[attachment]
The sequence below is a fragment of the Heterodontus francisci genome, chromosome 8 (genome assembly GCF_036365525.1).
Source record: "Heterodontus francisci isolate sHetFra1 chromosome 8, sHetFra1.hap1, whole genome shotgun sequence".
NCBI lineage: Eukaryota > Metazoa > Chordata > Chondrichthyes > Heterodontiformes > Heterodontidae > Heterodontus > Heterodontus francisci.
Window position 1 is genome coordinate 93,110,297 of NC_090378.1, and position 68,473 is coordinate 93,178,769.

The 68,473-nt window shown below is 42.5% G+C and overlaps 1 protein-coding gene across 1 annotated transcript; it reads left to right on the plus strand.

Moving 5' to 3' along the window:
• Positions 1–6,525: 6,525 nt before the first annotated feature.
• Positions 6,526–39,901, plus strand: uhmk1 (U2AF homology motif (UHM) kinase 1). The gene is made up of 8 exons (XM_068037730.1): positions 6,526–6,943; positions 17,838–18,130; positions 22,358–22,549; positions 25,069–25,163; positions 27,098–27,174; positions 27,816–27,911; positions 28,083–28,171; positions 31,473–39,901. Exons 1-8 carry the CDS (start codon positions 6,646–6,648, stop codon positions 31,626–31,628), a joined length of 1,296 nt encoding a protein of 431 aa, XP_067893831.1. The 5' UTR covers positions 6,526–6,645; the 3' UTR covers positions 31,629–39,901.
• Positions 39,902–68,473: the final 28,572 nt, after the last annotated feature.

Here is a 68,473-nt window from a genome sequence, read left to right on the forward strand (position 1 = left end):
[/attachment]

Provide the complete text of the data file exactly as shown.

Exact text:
The sequence below is a fragment of the Heterodontus francisci genome, chromosome 8 (genome assembly GCF_036365525.1).
Source record: "Heterodontus francisci isolate sHetFra1 chromosome 8, sHetFra1.hap1, whole genome shotgun sequence".
NCBI lineage: Eukaryota > Metazoa > Chordata > Chondrichthyes > Heterodontiformes > Heterodontidae > Heterodontus > Heterodontus francisci.
Window position 1 is genome coordinate 93,110,297 of NC_090378.1, and position 68,473 is coordinate 93,178,769.

The 68,473-nt window shown below is 42.5% G+C and overlaps 1 protein-coding gene across 1 annotated transcript; it reads left to right on the plus strand.

Moving 5' to 3' along the window:
• Positions 1–6,525: 6,525 nt before the first annotated feature.
• Positions 6,526–39,901, plus strand: uhmk1 (U2AF homology motif (UHM) kinase 1). The gene is made up of 8 exons (XM_068037730.1): positions 6,526–6,943; positions 17,838–18,130; positions 22,358–22,549; positions 25,069–25,163; positions 27,098–27,174; positions 27,816–27,911; positions 28,083–28,171; positions 31,473–39,901. Exons 1-8 carry the CDS (start codon positions 6,646–6,648, stop codon positions 31,626–31,628), a joined length of 1,296 nt encoding a protein of 431 aa, XP_067893831.1. The 5' UTR covers positions 6,526–6,645; the 3' UTR covers positions 31,629–39,901.
• Positions 39,902–68,473: the final 28,572 nt, after the last annotated feature.

Here is a 68,473-nt window from a genome sequence, read left to right on the forward strand (position 1 = left end):